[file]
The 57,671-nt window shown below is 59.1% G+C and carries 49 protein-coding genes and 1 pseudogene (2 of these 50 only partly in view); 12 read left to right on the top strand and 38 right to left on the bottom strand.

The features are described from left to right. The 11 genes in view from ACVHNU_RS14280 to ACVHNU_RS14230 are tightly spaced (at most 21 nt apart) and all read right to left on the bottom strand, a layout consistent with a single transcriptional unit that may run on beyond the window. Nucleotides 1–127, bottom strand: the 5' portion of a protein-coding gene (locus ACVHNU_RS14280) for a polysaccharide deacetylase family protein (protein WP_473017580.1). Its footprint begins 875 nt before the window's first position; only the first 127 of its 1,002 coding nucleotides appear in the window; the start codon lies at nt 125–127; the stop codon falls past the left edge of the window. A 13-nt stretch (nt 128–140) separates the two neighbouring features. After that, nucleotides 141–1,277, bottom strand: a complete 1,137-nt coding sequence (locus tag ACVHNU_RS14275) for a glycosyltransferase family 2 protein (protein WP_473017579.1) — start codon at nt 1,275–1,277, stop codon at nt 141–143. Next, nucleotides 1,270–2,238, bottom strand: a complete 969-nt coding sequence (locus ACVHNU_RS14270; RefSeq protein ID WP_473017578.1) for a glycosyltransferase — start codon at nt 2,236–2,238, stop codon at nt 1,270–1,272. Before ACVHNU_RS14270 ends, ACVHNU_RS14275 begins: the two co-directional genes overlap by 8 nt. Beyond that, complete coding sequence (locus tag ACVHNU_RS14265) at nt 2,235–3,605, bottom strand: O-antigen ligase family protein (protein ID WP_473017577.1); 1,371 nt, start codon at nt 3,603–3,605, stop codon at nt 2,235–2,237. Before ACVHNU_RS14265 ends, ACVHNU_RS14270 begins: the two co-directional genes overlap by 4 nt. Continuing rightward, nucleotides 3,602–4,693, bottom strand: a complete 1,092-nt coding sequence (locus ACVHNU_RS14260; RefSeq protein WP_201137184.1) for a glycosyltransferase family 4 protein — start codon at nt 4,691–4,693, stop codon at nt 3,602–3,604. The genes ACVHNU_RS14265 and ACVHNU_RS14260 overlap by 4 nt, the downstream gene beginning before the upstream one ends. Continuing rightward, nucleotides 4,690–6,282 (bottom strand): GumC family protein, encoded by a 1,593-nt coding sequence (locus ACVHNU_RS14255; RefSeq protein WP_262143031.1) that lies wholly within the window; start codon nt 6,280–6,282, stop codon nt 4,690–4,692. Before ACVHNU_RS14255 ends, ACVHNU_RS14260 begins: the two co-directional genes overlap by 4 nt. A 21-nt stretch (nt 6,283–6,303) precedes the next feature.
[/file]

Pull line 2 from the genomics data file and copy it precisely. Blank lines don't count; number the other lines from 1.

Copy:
The features are described from left to right. The 11 genes in view from ACVHNU_RS14280 to ACVHNU_RS14230 are tightly spaced (at most 21 nt apart) and all read right to left on the bottom strand, a layout consistent with a single transcriptional unit that may run on beyond the window. Nucleotides 1–127, bottom strand: the 5' portion of a protein-coding gene (locus ACVHNU_RS14280) for a polysaccharide deacetylase family protein (protein WP_473017580.1). Its footprint begins 875 nt before the window's first position; only the first 127 of its 1,002 coding nucleotides appear in the window; the start codon lies at nt 125–127; the stop codon falls past the left edge of the window. A 13-nt stretch (nt 128–140) separates the two neighbouring features. After that, nucleotides 141–1,277, bottom strand: a complete 1,137-nt coding sequence (locus tag ACVHNU_RS14275) for a glycosyltransferase family 2 protein (protein WP_473017579.1) — start codon at nt 1,275–1,277, stop codon at nt 141–143. Next, nucleotides 1,270–2,238, bottom strand: a complete 969-nt coding sequence (locus ACVHNU_RS14270; RefSeq protein ID WP_473017578.1) for a glycosyltransferase — start codon at nt 2,236–2,238, stop codon at nt 1,270–1,272. Before ACVHNU_RS14270 ends, ACVHNU_RS14275 begins: the two co-directional genes overlap by 8 nt. Beyond that, complete coding sequence (locus tag ACVHNU_RS14265) at nt 2,235–3,605, bottom strand: O-antigen ligase family protein (protein ID WP_473017577.1); 1,371 nt, start codon at nt 3,603–3,605, stop codon at nt 2,235–2,237. Before ACVHNU_RS14265 ends, ACVHNU_RS14270 begins: the two co-directional genes overlap by 4 nt. Continuing rightward, nucleotides 3,602–4,693, bottom strand: a complete 1,092-nt coding sequence (locus ACVHNU_RS14260; RefSeq protein WP_201137184.1) for a glycosyltransferase family 4 protein — start codon at nt 4,691–4,693, stop codon at nt 3,602–3,604. The genes ACVHNU_RS14265 and ACVHNU_RS14260 overlap by 4 nt, the downstream gene beginning before the upstream one ends. Continuing rightward, nucleotides 4,690–6,282 (bottom strand): GumC family protein, encoded by a 1,593-nt coding sequence (locus ACVHNU_RS14255; RefSeq protein WP_262143031.1) that lies wholly within the window; start codon nt 6,280–6,282, stop codon nt 4,690–4,692. Before ACVHNU_RS14255 ends, ACVHNU_RS14260 begins: the two co-directional genes overlap by 4 nt. A 21-nt stretch (nt 6,283–6,303) precedes the next feature.